- Deactivate any social networking sites. I deactivated facebook for almost 2 months prior to resubmission and it really helped me to focus. I get distracted by updates on babies, weddings, engagements, new relationships etc etc (partly as I'm very single, early 30s, no kids etc!), so didn't need to be reminded or distracted by thoughts of people my age going though significant milestones that I haven't been through myself (perhaps due to PhD!).

- Also remember, that examiners may need a few more months to re-examine your thesis, so be prepared for some more waiting after you've resubmitted.

Best of luck with both of your resubmissions.


======= Date Modified 04 Oct 2012 09:20:04 =======
Blackyard, I think that I was equally confused to you after I had my viva. I still remember that I met the head of the department in the lift straight after I left the room, and when she asked me how it went and I told her I got an R&R she congratulated me!? At that point I did not know whether I should laugh or cry. To make things worse, even though I told everyone about the r&r, people were leaving congratulation messages on my facebook wall, and some were even saying, 'congratulation doctor Marasp'... Doctor?????? I felt like the loser in a television game show, who is given a consolation prize. These are some of the memories I am trying to erase...


Marasp! I know exactly what you mean. We (me and supervisors) had meeting after I had stopped blubbing after viva. The blubbing incidentally happened in my internal examiner's room - oh dear! Was not glamourous but it was just the relief that it was over. I remember feeling relieved but gutted knowing there was STILL work to do. I'm still feeling a bit like this. Like you, I was also congratulated by quite a few departmental folk, some of whom thought it was a great achievement as it has been a rather bumpy PhD road! To some, I mentioned that I had 12 months to complete, then the reaction, was 'oh!, I see' hmmm. So, that got me thinking that it really wasn't that good after all. In addition, we had a party the week after viva with family (organised by my sister) called the PhinisheD party. My family, some of whom 'get the PhD' and others who don't, gave me cards and gifts and offered congratulations etc etc and I felt like a fraud. They were calling me Dr and it took superhuman strength not to run away and hide in a corner and cry! I kept saying, nearly Dr, not quite. Talk about feeling deflated. So, it's 3 weeks today since viva and I am still feeling a bit unsure/unsettled/pee'd off/ knackered/despondent and vaguely embarrassed about the whole thing.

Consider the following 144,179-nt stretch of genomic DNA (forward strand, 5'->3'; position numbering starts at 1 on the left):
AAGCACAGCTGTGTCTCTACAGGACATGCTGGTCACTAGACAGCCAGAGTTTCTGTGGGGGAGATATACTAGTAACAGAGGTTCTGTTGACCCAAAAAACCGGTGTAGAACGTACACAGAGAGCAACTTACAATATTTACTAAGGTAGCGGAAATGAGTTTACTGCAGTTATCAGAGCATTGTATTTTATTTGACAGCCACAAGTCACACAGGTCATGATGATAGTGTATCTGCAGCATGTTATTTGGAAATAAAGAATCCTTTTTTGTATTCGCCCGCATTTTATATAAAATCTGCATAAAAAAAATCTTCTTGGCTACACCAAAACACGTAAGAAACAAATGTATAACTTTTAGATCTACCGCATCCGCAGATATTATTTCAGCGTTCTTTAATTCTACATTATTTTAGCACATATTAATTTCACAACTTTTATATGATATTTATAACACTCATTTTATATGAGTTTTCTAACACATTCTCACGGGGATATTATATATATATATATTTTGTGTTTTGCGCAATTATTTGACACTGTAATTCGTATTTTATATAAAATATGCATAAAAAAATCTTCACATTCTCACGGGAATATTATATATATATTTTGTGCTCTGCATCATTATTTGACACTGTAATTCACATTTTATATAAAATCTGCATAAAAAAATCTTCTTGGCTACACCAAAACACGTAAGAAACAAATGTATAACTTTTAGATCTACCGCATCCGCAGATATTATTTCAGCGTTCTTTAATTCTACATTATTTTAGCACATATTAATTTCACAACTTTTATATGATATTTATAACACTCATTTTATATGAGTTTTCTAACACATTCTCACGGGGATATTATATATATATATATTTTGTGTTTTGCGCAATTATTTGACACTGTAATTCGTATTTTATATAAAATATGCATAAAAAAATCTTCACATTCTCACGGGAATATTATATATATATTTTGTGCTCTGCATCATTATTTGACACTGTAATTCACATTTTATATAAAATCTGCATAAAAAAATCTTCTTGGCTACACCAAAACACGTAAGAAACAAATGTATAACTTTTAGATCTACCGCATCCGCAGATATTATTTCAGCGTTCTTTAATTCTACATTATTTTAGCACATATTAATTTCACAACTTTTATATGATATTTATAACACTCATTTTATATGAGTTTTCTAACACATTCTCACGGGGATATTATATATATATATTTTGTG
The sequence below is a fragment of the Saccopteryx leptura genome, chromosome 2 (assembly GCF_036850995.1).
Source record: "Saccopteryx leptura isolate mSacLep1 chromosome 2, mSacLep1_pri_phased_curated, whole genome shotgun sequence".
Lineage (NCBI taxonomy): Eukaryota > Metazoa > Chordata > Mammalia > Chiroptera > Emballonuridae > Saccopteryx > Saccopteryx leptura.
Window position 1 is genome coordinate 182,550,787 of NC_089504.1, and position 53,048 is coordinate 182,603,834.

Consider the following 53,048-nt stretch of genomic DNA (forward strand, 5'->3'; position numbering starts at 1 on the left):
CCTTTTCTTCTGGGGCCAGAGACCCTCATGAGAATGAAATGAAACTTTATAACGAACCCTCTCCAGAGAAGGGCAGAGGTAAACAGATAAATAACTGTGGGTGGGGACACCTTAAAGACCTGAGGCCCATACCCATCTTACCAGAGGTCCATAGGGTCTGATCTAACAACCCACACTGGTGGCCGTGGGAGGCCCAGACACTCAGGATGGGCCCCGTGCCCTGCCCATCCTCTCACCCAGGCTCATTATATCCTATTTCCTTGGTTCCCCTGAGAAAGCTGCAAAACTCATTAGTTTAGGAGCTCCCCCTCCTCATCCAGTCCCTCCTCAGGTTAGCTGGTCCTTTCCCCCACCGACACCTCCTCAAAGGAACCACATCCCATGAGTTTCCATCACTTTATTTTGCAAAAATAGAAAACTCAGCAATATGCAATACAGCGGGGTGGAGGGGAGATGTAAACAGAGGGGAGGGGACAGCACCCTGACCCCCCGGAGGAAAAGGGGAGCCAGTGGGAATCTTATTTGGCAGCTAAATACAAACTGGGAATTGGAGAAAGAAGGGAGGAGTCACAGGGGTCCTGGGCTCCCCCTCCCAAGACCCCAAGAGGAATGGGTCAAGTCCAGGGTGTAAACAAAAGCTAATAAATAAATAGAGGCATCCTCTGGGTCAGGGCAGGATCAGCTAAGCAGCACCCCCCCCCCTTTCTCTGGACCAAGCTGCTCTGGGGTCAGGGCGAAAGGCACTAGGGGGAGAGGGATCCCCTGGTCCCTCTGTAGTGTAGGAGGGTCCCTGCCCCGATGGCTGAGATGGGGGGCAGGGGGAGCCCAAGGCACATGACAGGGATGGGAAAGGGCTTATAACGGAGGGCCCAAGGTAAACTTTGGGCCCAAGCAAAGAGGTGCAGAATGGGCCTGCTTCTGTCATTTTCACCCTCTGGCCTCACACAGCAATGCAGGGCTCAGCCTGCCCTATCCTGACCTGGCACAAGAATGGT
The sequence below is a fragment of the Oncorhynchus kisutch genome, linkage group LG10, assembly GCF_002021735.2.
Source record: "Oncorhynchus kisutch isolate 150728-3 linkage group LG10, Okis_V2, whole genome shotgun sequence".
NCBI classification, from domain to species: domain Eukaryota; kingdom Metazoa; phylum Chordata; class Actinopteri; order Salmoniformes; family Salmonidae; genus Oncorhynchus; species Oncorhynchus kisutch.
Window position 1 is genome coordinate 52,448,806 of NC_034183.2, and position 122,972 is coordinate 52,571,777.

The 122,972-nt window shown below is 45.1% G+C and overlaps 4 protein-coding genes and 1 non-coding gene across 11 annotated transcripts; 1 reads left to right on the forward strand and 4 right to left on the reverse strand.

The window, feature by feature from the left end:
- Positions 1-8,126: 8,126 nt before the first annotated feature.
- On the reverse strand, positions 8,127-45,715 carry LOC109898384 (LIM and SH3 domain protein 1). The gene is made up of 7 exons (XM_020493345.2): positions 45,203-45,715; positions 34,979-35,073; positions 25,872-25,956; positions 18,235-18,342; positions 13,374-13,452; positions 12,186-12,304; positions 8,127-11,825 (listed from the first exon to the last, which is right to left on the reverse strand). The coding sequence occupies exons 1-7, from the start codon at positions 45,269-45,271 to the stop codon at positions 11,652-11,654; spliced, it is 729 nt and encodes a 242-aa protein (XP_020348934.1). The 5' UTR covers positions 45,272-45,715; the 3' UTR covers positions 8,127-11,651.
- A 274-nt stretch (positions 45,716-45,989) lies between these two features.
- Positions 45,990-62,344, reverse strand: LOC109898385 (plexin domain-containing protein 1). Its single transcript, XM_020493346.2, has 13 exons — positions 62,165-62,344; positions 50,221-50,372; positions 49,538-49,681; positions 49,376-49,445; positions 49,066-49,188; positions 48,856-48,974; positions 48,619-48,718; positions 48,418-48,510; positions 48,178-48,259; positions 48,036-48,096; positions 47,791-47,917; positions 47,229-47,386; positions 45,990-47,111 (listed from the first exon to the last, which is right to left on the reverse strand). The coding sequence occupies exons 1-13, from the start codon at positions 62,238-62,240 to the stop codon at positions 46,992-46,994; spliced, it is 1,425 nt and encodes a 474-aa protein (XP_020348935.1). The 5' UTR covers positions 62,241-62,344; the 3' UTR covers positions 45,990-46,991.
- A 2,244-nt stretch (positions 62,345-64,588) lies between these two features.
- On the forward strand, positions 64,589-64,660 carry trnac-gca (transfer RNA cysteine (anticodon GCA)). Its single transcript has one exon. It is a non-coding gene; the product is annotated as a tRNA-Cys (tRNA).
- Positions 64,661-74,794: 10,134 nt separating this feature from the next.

Blackbyrd, it takes time. I could not even sleep for over a month after I had my viva. I only felt a bit better and ready to work back to work 2,5 months after the dramatic viva experience.

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======= Date Modified 06 Oct 2012 22:23:25 =======
" I just can't bear the fact that supervisors thought it was good, the examiner's were convinced it was good after the viva but had major concerns before (read nearly a fail), that there is actually major work to do even though supervisors think not, but examiner's do and in the midst of all this is me, feeling like a total failure. Every chapter next re-done essentially. It is soul destroying....My point is is it just goes to show how vague and open to interpretation this PhD process is. Sigh!"

Blackbyrd, it reads as though your supervisors (who know your work-second only to you) know that the concepts, ideas and research are sound . It sounds as though, your examiners (on reading your work only) didn't quite get all of it, but when examining you in the viva, your performance and explanations were good, so they realised also that it was sound and worthy of a PhD. But now they want you to rewrite bits of it so that when someone reads the thesis from scratch, they too also get it completely. Meaning that everything is there and is good (definitely not a fail or an MPhil) but that the writing doesn't always completely convey this to the 'lay' reader. You have been given some fantastic support and advice from other posters who have been there themselves, so this comment isn't meant to add further to any of that, just to offer a suggestion on your comment about why your supervisors and examiners have different views-and that those different views aren't so much on the merit of your last few years of work but are more to do with the 'writing and presentation' of some of the aspects of your ideas and work. Hope it seems a bit better as the days go on...


Hi Blackbyrd,

I hope it's not too late for me to comment on your post. Well, I have heard from seniors who have graduated in their Masters and PhD that during their VIVA, they also have PASSED WITH MAJOR REVISION. They, like you also thought that it's the end of the world. But actually, MAJOR REVISION is the MOST almost everyone who attended for a VIVA will get. Very very few candidates will PASS WITH MINOR REVISION. That's what I was told. Therefore, if it's not RE-SUBMISSION or RE-VIVA, you should not worry much about it. The examiners are being kind enough to give you time to revise your written report up to perfection. Never give up since you are close to graduating! Never mind the 12 months revision period that they gave you. I'm sure you can submit anytime once you are confident that you have corrected all the minor flaws (if there's any). It's better than having 1 week to submit and have to do printing and binding!! Good luck ;-)